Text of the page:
An Atlanta police officer has given straight from the heart after meeting a woman in need who is a domestic abuse survivor with five children. The officer handed her the keys to her own like-new SUV to help the struggling mom get back on her feet.
On Sept. 29, 27-year Atlanta police officer Veronica Campbell and several colleagues gathered outside Bessie Branham Recreation Center for the handover. The unsuspecting mom and three of her children were surprised with a 2011 Dodge Nitro.
The department later posted footage on Facebook, blurring the identities of the recipient and her kids for their own protection.
“During the COVID-19 pandemic, the mother made the difficult choice to flee from a domestic violence situation and move to Atlanta with her children,” officials wrote. “The mother sold the car she drove to Atlanta shortly after arriving, and she used the money to pay for shelter for her family.”
Campbell met the woman while mentoring at the Atlanta Police Foundation’s At-Promise Center, through which the family found shelter and the mother found a new job. She had been commuting to work and ferrying her five kids on the bus.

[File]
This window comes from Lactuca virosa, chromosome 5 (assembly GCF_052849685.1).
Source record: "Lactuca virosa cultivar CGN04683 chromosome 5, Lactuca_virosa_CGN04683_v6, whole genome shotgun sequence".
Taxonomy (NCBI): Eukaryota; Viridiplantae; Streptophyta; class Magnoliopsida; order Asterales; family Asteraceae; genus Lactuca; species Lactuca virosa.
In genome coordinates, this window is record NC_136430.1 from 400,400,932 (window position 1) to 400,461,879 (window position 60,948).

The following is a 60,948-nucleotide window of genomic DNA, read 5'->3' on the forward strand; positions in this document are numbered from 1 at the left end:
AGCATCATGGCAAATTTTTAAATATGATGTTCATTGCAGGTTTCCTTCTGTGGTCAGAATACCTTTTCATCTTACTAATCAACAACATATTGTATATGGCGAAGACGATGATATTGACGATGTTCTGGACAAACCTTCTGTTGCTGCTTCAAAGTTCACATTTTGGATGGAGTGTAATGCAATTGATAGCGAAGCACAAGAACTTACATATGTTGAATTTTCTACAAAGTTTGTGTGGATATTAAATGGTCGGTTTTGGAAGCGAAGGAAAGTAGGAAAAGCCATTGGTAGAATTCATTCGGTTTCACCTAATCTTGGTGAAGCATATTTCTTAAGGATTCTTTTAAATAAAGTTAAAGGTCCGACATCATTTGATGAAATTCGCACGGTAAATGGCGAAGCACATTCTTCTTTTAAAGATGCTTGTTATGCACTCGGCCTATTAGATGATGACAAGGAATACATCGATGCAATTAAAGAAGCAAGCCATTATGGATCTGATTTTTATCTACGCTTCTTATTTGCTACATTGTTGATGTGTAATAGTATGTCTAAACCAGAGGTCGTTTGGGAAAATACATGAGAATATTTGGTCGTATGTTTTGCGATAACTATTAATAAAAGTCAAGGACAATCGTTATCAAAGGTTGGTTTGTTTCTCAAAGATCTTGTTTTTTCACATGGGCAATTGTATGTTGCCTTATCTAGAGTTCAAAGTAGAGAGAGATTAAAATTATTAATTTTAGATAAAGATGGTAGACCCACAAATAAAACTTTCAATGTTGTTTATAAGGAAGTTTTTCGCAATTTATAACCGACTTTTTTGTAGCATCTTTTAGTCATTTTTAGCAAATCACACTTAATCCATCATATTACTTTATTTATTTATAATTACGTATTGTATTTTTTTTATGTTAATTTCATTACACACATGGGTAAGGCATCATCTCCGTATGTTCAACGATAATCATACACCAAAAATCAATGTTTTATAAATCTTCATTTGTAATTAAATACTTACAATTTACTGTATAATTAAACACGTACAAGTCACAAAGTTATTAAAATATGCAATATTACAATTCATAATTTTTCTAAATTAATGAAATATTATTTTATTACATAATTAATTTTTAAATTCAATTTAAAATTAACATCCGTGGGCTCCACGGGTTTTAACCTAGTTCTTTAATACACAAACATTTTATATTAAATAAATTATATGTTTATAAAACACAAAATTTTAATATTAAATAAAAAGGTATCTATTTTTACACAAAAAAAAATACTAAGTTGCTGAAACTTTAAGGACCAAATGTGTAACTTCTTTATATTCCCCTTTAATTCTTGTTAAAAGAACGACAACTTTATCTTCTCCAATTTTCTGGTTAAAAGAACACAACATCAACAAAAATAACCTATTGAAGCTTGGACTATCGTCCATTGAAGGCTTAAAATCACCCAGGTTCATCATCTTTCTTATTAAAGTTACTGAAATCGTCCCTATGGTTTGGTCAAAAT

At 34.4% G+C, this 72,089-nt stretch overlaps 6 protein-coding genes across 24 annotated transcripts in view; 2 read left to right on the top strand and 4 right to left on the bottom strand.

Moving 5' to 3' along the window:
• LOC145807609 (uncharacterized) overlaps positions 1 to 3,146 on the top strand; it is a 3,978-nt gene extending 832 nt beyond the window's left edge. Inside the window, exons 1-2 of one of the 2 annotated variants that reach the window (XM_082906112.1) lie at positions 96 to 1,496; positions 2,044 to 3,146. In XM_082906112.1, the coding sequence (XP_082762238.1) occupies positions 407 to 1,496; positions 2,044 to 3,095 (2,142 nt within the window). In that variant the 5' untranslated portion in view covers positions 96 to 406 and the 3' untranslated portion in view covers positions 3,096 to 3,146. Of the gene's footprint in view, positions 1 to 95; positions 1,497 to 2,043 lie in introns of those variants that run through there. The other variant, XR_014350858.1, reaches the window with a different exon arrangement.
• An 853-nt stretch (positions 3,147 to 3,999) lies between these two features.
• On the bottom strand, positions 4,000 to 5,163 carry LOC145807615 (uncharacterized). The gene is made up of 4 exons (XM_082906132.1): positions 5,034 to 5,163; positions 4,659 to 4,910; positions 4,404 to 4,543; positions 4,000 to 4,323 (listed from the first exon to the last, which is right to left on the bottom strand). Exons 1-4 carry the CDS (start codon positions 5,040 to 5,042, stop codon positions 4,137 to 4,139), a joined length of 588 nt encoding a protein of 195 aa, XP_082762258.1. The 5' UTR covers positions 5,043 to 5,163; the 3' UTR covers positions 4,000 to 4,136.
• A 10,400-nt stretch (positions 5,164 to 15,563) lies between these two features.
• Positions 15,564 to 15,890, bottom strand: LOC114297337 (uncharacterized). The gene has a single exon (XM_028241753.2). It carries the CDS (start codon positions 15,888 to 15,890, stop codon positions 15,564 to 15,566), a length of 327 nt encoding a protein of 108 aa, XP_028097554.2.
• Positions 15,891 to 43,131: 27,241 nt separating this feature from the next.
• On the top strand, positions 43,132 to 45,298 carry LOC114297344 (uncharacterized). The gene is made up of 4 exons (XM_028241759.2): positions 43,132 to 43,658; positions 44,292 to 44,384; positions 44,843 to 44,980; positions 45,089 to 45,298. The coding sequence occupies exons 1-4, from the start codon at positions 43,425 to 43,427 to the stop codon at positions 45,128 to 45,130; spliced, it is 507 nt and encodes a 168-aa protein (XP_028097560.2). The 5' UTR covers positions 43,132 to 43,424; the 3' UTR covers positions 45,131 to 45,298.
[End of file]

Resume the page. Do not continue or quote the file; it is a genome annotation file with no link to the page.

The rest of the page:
“Officer Campbell saw the need to step up and provide the family with a reliable vehicle as they continue to improve their lives,” the department explained, expressing pride in Campbell for her “caring heart.”
At the hand-off, Campbell asked the woman to turn her attention to a lawn display that read “Faith, Believe, Hope,” before handing her the keys to her new SUV. “Today is a day for you,” she said.
Through tears, the mom addressed the crowd. “Strangers will go a long way to help you more than anyone else, so this is a true blessing,” she said.
Campbell later told Fox 5 Atlanta that she previously owned the vehicle but decided to give it to her because she would be able to make better use of it.
Campbell is an active giver, assisting in youth events and donation drives year-round. By her own admission, she is always trying to find different ways to help people. “It’s service before self,” she explained. “When you sign up to be a law enforcement officer, that’s what you’re there to do.”
Campbell hopes that if people will see her and her colleagues as “people first and officers second,” it will help strengthen the relationship between law enforcement and the community.
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